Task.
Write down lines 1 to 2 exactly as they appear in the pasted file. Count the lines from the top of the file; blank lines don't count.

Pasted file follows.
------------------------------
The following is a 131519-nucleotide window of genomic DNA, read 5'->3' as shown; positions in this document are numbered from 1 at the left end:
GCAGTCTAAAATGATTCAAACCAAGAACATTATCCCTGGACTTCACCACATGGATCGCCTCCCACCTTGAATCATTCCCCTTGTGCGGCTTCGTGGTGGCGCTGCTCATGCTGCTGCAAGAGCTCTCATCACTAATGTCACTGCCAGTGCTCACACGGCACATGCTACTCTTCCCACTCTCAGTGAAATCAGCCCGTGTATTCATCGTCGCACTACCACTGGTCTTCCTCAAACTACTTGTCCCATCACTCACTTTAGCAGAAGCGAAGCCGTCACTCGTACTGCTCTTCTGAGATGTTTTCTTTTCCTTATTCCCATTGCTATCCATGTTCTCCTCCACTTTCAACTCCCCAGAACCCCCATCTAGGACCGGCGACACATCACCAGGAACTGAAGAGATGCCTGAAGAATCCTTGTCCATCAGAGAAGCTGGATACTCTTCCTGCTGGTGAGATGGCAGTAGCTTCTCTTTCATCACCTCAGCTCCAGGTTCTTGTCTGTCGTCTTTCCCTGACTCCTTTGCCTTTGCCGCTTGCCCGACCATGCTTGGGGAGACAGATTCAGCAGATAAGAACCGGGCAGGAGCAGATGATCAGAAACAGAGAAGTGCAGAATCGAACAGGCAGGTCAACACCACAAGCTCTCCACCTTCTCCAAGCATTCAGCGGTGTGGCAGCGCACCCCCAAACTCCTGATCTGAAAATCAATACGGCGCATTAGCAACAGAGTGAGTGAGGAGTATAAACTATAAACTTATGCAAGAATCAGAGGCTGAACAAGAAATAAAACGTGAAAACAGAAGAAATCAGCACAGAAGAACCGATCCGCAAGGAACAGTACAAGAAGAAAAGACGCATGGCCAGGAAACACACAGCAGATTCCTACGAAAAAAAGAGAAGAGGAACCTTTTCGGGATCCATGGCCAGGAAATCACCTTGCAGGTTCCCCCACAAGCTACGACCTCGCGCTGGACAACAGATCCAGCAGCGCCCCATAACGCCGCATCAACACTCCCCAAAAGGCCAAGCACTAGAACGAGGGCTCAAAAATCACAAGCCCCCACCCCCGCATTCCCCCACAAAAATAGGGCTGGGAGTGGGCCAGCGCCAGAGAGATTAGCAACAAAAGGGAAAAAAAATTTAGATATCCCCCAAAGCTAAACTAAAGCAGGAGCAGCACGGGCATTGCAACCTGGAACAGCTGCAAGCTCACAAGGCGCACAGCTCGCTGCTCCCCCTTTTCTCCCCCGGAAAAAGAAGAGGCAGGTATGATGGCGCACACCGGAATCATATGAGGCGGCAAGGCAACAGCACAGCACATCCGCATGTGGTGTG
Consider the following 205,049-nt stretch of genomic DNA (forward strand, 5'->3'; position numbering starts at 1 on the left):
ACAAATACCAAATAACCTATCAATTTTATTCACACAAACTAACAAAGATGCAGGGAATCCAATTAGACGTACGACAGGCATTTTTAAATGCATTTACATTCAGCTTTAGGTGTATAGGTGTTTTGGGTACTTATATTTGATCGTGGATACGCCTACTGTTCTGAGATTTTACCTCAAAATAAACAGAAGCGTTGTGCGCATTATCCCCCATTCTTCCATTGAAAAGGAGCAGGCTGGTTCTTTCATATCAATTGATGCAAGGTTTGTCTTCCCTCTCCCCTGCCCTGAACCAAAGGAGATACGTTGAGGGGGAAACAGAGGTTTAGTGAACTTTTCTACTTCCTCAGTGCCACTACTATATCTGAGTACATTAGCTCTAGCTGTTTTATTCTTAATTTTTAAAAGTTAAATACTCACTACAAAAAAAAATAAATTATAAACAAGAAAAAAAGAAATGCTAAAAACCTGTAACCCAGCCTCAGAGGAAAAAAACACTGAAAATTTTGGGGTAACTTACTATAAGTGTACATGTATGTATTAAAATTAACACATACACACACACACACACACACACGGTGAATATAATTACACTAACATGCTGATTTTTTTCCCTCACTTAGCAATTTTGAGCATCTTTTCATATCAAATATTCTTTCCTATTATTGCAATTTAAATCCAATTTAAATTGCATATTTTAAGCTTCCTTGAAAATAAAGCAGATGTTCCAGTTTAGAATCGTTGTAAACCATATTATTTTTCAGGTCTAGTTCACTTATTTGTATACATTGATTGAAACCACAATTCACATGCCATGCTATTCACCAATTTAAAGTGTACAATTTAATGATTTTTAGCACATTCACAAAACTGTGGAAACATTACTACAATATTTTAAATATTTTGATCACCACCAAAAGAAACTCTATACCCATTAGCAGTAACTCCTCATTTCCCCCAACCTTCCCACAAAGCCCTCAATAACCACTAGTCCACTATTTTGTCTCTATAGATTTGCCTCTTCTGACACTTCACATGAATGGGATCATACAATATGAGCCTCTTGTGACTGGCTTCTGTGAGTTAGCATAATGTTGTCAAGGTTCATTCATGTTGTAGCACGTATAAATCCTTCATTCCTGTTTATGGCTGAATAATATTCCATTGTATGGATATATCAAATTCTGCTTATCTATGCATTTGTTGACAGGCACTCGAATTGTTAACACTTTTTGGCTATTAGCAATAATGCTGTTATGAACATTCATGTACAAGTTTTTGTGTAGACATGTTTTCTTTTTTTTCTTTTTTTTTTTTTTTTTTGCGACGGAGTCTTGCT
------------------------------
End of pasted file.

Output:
The following is a 131519-nucleotide window of genomic DNA, read 5'->3' as shown; positions in this document are numbered from 1 at the left end:
GCAGTCTAAAATGATTCAAACCAAGAACATTATCCCTGGACTTCACCACATGGATCGCCTCCCACCTTGAATCATTCCCCTTGTGCGGCTTCGTGGTGGCGCTGCTCATGCTGCTGCAAGAGCTCTCATCACTAATGTCACTGCCAGTGCTCACACGGCACATGCTACTCTTCCCACTCTCAGTGAAATCAGCCCGTGTATTCATCGTCGCACTACCACTGGTCTTCCTCAAACTACTTGTCCCATCACTCACTTTAGCAGAAGCGAAGCCGTCACTCGTACTGCTCTTCTGAGATGTTTTCTTTTCCTTATTCCCATTGCTATCCATGTTCTCCTCCACTTTCAACTCCCCAGAACCCCCATCTAGGACCGGCGACACATCACCAGGAACTGAAGAGATGCCTGAAGAATCCTTGTCCATCAGAGAAGCTGGATACTCTTCCTGCTGGTGAGATGGCAGTAGCTTCTCTTTCATCACCTCAGCTCCAGGTTCTTGTCTGTCGTCTTTCCCTGACTCCTTTGCCTTTGCCGCTTGCCCGACCATGCTTGGGGAGACAGATTCAGCAGATAAGAACCGGGCAGGAGCAGATGATCAGAAACAGAGAAGTGCAGAATCGAACAGGCAGGTCAACACCACAAGCTCTCCACCTTCTCCAAGCATTCAGCGGTGTGGCAGCGCACCCCCAAACTCCTGATCTGAAAATCAATACGGCGCATTAGCAACAGAGTGAGTGAGGAGTATAAACTATAAACTTATGCAAGAATCAGAGGCTGAACAAGAAATAAAACGTGAAAACAGAAGAAATCAGCACAGAAGAACCGATCCGCAAGGAACAGTACAAGAAGAAAAGACGCATGGCCAGGAAACACACAGCAGATTCCTACGAAAAAAAGAGAAGAGGAACCTTTTCGGGATCCATGGCCAGGAAATCACCTTGCAGGTTCCCCCACAAGCTACGACCTCGCGCTGGACAACAGATCCAGCAGCGCCCCATAACGCCGCATCAACACTCCCCAAAAGGCCAAGCACTAGAACGAGGGCTCAAAAATCACAAGCCCCCACCCCCGCATTCCCCCACAAAAATAGGGCTGGGAGTGGGCCAGCGCCAGAGAGATTAGCAACAAAAGGGAAAAAAAATTTAGATATCCCCCAAAGCTAAACTAAAGCAGGAGCAGCACGGGCATTGCAACCTGGAACAGCTGCAAGCTCACAAGGCGCACAGCTCGCTGCTCCCCCTTTTCTCCCCCGGAAAAAGAAGAGGCAGGTATGATGGCGCACACCGGAATCATATGAGGCGGCAAGGCAACAGCACAGCACATCCGCATGTGGTGTG